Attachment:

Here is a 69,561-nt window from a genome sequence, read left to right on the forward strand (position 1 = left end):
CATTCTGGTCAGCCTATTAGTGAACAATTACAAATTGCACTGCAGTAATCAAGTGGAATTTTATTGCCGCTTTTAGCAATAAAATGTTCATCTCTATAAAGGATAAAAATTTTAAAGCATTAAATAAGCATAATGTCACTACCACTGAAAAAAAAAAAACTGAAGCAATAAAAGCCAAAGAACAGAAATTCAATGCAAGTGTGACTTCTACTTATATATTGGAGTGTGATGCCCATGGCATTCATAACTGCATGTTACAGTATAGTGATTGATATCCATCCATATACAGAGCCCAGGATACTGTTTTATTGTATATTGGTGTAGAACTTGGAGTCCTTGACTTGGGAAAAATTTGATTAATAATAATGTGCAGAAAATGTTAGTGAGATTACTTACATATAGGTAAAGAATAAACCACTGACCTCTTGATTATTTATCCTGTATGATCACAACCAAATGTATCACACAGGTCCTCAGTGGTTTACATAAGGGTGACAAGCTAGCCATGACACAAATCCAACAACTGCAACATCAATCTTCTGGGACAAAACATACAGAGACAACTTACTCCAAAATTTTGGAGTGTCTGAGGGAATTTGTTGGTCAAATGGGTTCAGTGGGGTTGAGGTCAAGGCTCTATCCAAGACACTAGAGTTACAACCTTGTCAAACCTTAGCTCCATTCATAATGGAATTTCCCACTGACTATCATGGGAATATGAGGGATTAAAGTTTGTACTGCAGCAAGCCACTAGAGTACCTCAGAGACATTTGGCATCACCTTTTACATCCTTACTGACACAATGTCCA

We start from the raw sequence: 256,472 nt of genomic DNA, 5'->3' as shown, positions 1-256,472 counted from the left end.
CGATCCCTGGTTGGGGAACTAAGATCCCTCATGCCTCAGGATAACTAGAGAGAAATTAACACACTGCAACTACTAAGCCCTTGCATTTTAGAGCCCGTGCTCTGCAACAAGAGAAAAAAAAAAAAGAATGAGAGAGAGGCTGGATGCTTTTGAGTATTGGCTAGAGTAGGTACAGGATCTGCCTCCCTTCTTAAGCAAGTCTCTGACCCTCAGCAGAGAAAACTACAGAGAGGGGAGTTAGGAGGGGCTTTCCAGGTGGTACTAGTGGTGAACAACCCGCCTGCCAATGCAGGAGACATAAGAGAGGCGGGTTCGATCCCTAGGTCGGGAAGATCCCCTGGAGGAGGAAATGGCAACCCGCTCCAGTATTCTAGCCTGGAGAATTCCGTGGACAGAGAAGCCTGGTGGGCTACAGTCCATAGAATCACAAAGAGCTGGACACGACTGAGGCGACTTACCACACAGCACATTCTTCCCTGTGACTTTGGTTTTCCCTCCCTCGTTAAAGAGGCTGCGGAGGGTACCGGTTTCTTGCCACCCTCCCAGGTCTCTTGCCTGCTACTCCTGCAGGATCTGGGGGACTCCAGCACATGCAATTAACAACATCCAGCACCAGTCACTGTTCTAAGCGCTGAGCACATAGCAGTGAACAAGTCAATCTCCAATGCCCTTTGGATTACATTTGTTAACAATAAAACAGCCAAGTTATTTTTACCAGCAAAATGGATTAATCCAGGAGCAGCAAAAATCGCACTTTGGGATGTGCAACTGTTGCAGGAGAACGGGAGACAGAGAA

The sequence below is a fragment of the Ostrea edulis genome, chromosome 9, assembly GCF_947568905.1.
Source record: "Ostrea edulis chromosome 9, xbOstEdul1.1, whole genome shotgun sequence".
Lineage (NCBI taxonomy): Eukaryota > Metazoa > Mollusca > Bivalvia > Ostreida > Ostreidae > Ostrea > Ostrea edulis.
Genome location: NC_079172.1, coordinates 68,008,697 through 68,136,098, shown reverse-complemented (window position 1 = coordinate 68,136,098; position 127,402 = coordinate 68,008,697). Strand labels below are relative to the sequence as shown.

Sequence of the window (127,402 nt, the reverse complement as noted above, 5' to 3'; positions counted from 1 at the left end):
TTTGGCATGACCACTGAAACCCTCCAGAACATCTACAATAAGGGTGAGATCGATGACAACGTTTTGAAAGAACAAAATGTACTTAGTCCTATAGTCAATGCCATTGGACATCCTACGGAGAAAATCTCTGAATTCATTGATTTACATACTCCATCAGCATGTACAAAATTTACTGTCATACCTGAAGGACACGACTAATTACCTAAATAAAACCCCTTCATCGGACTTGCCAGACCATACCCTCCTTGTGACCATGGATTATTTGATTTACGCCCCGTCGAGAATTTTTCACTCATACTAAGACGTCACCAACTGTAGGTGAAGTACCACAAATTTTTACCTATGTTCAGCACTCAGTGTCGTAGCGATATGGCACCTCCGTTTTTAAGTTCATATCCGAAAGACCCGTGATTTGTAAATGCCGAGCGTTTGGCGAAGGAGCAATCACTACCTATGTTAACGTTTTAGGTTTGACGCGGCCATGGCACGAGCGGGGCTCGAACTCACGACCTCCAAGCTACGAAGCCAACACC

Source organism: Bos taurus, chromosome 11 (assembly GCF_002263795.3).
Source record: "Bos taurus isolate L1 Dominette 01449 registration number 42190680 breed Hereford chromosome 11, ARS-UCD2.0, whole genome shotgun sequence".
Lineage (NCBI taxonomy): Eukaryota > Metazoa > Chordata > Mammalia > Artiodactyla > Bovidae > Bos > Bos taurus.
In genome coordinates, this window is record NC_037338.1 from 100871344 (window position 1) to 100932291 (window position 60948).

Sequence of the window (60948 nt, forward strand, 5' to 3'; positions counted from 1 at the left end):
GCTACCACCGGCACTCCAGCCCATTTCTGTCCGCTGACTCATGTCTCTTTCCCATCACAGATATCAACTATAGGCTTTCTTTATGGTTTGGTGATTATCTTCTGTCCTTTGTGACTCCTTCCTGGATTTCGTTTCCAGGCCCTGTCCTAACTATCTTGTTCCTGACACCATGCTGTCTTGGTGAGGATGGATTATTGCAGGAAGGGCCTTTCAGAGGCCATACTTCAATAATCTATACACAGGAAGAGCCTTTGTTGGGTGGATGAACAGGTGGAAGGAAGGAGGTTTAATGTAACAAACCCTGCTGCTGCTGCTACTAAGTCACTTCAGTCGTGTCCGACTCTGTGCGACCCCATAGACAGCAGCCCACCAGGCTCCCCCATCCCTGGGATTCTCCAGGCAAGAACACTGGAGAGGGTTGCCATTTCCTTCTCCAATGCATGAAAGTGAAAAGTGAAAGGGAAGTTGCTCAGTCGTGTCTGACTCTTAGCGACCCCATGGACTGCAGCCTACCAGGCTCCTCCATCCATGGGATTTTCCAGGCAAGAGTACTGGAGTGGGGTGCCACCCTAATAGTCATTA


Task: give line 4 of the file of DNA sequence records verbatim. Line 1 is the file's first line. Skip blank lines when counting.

CGATCCCTGGTTGGGGAACTAAGATCCCTCATGCCTCAGGATAACTAGAGAGAAATTAACACACTGCAACTACTAAGCCCTTGCATTTTAGAGCCCGTGCTCTGCAACAAGAGAAAAAAAAAAAAGAATGAGAGAGAGGCTGGATGCTTTTGAGTATTGGCTAGAGTAGGTACAGGATCTGCCTCCCTTCTTAAGCAAGTCTCTGACCCTCAGCAGAGAAAACTACAGAGAGGGGAGTTAGGAGGGGCTTTCCAGGTGGTACTAGTGGTGAACAACCCGCCTGCCAATGCAGGAGACATAAGAGAGGCGGGTTCGATCCCTAGGTCGGGAAGATCCCCTGGAGGAGGAAATGGCAACCCGCTCCAGTATTCTAGCCTGGAGAATTCCGTGGACAGAGAAGCCTGGTGGGCTACAGTCCATAGAATCACAAAGAGCTGGACACGACTGAGGCGACTTACCACACAGCACATTCTTCCCTGTGACTTTGGTTTTCCCTCCCTCGTTAAAGAGGCTGCGGAGGGTACCGGTTTCTTGCCACCCTCCCAGGTCTCTTGCCTGCTACTCCTGCAGGATCTGGGGGACTCCAGCACATGCAATTAACAACATCCAGCACCAGTCACTGTTCTAAGCGCTGAGCACATAGCAGTGAACAAGTCAATCTCCAATGCCCTTTGGATTACATTTGTTAACAATAAAACAGCCAAGTTATTTTTACCAGCAAAATGGATTAATCCAGGAGCAGCAAAAATCGCACTTTGGGATGTGCAACTGTTGCAGGAGAACGGGAGACAGAGAA